Originality/value

This is an early appraisal of a European Commission Recommendation which is likely to have a significant impact on European communications policy and regulation.

Details

info, vol. 13 no. 5
Type: Research Article
ISSN: 1463-6697

Keywords

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Article

Frank B. Oliver

During the last year or so we have seen glimpses of a brave new world of futuristic “next generation” systems offering all manner of document access, retrieval and…

Abstract

During the last year or so we have seen glimpses of a brave new world of futuristic “next generation” systems offering all manner of document access, retrieval and delivery systems for the end‐user, predictions of revolution in the publishing business and the imminent demise of the Library and Information professionals. This paper addresses some of the issues that face the developers of such systems. It shows that current technology cannot satisfy fully the expectation and that such systems will challenge many well‐established cultural aspects and infrastructures of organizations. The views expressed are based on the experience of the author who worked for 18 months on a project for the British Library, codenamed DiSCovery (now called Inside). This product seeks to combine the latest technology and operational practices into a system that has the potential to revolutionize the way users access and receive material from the British Library.

Details

Interlending & Document Supply, vol. 24 no. 3
Type: Research Article
ISSN: 0264-1615

Keywords

Abstract

Details

Microelectronics International, vol. 25 no. 1
Type: Research Article
ISSN: 1356-5362

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Article

Sergio Ramos, Maite Arcos and Cristina Armuña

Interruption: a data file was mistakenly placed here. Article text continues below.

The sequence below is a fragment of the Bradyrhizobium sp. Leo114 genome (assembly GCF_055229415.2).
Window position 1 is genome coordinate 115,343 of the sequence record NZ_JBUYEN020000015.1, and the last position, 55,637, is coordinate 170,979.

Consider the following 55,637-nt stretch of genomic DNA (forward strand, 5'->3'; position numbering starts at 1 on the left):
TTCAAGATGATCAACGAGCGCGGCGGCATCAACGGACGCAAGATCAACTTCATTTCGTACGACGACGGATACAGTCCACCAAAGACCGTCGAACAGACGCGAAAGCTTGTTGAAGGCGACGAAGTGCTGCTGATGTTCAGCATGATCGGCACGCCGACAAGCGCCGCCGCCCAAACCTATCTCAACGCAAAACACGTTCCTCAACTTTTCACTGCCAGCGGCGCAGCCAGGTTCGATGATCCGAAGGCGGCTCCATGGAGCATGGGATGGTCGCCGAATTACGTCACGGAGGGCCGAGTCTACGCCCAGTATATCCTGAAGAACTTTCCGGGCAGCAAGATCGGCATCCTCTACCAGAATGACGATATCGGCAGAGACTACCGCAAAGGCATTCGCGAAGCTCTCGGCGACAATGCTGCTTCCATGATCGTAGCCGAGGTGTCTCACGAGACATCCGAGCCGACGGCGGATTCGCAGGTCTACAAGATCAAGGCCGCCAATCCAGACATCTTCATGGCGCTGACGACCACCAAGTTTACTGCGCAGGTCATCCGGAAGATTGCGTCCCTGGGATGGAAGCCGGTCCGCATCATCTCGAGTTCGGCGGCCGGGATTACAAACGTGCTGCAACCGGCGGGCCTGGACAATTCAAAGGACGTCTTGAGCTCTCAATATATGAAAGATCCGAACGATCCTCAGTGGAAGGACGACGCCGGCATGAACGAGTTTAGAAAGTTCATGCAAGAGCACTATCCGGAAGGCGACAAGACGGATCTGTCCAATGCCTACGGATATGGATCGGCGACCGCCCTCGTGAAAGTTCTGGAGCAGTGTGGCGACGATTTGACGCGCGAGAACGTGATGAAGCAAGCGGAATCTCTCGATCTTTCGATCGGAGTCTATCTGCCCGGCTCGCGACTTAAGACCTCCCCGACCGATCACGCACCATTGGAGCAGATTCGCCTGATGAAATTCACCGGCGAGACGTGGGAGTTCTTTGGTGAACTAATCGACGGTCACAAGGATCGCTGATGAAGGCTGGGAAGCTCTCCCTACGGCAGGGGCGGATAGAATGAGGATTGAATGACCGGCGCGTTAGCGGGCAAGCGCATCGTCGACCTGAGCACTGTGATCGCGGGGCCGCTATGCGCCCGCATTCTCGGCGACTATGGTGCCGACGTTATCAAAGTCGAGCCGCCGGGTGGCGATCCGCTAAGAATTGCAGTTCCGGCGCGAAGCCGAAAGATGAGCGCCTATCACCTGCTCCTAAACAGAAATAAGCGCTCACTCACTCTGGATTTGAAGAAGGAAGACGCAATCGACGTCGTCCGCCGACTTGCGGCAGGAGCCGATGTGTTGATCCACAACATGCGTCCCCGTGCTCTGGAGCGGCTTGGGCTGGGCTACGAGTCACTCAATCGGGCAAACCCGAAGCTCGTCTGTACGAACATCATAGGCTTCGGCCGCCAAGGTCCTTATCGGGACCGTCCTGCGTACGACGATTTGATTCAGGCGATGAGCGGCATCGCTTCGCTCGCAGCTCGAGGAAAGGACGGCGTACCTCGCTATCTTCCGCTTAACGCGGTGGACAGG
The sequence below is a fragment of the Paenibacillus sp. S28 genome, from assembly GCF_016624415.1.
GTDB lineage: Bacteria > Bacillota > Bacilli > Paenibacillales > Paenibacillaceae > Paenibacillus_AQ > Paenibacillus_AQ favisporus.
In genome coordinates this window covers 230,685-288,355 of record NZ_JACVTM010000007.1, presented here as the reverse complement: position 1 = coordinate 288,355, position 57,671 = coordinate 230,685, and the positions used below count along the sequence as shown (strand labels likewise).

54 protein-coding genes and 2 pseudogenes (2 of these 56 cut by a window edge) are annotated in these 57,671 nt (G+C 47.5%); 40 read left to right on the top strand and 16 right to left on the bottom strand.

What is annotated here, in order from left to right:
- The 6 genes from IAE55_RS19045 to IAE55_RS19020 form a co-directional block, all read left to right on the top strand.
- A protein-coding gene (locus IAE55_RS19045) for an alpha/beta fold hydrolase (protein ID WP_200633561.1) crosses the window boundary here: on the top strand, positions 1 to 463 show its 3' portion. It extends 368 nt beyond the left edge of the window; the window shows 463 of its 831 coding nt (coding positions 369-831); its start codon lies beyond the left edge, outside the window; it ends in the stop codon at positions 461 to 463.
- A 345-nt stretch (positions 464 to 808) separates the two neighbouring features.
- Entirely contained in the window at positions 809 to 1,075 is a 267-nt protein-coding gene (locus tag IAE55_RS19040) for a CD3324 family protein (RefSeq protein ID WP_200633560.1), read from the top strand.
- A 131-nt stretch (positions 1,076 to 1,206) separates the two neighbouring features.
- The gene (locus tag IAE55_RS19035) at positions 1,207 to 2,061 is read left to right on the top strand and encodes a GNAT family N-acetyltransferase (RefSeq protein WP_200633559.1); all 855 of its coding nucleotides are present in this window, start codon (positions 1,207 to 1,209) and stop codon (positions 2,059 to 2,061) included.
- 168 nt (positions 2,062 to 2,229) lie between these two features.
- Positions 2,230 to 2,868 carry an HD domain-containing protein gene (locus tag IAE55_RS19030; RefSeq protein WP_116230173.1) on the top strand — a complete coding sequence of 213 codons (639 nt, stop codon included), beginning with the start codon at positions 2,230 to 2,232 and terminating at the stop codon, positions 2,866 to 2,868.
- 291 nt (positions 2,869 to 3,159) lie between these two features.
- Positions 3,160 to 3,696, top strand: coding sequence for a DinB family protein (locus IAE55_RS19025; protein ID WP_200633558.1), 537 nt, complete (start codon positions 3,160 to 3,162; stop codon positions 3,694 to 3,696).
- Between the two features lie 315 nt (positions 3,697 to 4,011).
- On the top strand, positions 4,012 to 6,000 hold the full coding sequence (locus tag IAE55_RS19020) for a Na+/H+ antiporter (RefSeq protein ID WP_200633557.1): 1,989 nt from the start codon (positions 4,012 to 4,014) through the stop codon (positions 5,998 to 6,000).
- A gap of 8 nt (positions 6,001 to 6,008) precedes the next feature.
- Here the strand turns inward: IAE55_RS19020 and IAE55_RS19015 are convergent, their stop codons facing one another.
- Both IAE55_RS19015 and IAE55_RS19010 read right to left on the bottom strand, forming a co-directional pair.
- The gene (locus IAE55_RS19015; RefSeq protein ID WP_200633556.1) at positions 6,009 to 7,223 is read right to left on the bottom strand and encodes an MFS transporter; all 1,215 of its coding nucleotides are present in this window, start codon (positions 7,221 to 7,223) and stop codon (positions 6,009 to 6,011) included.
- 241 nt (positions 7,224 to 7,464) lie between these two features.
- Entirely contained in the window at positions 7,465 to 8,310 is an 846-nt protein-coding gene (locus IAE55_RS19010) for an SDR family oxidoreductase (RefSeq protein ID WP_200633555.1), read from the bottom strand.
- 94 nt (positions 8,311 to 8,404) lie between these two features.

The purpose of this paper is to provide an overview of the direct involvement of public administrations in the supply side of electronic communications markets based on

Abstract

Purpose

The purpose of this paper is to provide an overview of the direct involvement of public administrations in the supply side of electronic communications markets based on the Spanish experience. It is an example of the difficult balance in the public private interplay in next generation electronic communications networks.

Design/methodology/approach

Starting from a general overview of the conditions for public intervention in the development of infrastructures established by the electronic communications regulatory framework, this paper analyses the case of Spain as an illustrative example taking into consideration some specific initiatives to illustrate the different possible mechanisms of intervention on the supply side.

Findings

It is the opinion of the authors that a framework of public‐private collaboration in the field of electronic communications infrastructure development is consistent with the industry liberalisation model chosen one decade ago in Spain and it could be particularly adequate in an environment of financial hardship such as the present one, which leads to a greater demand for efficiency in the use of public and private resources. However, the conditions and limitations for public involvement should be persistently respected. In addition, there are novel policy instruments on the supply side that could help the deployment of next generation networks without the burden of substituting private initiative.

Originality/value

The paper presents a systematic analysis of policy instruments for direct intervention of public administrations in the supply side of electronic communications market, including the specific situation of Spain. It is also a contribution to the debate on the role of public administrations in developing electronic communications infrastructures.

Details

info, vol. 11 no. 6
Type: Research Article
ISSN: 1463-6697

Keywords